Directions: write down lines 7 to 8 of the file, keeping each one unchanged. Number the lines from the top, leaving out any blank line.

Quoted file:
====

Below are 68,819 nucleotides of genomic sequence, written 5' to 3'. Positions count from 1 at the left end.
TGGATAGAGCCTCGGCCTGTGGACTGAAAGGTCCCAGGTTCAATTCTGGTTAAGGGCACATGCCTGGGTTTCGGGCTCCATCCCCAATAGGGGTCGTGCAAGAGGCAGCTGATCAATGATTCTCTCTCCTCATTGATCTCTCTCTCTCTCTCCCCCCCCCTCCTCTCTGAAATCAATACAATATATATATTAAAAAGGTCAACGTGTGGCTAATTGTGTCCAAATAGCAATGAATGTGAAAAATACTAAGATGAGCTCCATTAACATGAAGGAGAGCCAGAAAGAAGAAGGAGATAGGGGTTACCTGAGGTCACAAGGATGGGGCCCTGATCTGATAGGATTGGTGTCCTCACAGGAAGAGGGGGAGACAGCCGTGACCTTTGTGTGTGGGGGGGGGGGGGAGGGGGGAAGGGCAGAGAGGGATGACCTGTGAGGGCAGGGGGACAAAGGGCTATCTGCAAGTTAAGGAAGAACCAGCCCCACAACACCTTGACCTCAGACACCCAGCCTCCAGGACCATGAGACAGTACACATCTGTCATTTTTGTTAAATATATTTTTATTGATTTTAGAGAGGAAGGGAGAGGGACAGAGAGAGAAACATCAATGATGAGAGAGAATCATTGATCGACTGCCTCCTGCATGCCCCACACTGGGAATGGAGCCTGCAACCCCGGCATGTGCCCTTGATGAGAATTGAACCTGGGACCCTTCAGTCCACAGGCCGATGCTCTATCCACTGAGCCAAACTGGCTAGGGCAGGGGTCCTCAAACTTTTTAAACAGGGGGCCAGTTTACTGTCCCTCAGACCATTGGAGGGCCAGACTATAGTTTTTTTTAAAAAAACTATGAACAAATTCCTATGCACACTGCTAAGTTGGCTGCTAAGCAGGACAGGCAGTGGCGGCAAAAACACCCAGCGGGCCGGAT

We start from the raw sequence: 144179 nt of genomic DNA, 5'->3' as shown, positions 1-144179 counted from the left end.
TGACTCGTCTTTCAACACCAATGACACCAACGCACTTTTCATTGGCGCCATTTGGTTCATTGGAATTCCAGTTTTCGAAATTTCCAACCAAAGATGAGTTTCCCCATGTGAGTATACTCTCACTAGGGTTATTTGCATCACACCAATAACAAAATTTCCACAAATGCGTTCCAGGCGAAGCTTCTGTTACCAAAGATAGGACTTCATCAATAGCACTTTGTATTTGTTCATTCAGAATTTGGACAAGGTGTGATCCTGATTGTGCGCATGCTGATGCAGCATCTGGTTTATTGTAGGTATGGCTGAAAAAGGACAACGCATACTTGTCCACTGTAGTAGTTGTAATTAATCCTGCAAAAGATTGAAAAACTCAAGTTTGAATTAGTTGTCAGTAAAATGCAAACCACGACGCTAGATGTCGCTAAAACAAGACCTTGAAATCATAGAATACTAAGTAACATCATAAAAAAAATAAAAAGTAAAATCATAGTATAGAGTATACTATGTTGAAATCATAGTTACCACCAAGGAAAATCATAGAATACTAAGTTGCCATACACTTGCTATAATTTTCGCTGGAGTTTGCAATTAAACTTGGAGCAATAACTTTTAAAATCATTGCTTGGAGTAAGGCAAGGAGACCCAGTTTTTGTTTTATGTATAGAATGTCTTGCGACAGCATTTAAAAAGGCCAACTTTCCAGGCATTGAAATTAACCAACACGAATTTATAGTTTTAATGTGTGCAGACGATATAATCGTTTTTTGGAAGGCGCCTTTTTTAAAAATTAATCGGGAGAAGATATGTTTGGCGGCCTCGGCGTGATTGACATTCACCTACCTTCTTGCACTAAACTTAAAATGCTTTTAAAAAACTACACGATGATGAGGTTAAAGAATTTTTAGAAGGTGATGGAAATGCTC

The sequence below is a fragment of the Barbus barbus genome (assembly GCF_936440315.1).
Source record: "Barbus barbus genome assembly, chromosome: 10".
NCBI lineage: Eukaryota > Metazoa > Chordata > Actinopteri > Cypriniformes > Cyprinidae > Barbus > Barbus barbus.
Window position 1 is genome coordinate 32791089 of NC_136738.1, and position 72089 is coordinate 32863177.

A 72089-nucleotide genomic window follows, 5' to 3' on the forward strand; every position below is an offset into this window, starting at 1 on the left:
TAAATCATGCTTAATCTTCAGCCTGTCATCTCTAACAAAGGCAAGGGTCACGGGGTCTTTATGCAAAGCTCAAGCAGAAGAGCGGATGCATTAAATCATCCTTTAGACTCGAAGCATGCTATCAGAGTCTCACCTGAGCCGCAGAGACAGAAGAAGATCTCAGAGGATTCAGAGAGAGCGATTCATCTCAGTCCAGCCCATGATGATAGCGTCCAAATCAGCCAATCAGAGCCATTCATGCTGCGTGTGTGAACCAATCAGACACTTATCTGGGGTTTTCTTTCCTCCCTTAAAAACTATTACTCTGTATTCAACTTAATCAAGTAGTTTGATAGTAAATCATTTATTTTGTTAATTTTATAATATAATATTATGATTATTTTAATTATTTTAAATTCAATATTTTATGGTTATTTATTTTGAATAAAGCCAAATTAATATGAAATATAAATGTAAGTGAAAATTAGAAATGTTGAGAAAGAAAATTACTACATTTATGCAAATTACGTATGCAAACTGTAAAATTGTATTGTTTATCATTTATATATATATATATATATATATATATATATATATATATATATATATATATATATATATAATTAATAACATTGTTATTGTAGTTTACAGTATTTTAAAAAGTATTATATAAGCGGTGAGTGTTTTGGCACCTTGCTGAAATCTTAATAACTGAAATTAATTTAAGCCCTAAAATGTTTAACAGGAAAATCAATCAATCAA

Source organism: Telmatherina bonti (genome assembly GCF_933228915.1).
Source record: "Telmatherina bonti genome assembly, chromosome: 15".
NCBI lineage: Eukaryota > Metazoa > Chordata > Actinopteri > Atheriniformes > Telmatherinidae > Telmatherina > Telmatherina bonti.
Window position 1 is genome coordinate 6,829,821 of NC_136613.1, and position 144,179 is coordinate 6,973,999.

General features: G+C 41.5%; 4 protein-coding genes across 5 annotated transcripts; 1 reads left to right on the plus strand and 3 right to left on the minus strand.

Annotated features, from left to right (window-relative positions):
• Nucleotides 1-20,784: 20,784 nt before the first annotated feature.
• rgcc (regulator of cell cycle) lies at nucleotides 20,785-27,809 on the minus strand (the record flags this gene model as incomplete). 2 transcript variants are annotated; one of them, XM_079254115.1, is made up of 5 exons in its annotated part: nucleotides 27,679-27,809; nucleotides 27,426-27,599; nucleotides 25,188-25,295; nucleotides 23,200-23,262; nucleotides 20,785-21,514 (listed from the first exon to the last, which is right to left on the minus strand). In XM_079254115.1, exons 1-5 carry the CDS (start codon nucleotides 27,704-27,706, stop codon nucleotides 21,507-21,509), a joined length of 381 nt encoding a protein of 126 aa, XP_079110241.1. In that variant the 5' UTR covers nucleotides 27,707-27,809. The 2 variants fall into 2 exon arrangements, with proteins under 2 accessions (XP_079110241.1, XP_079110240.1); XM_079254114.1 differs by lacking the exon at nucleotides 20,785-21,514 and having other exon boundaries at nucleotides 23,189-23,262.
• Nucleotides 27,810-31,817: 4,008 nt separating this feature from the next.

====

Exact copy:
NCBI lineage: Eukaryota > Metazoa > Chordata > Actinopteri > Cypriniformes > Cyprinidae > Barbus > Barbus barbus.
Window position 1 is genome coordinate 32791089 of NC_136738.1, and position 72089 is coordinate 32863177.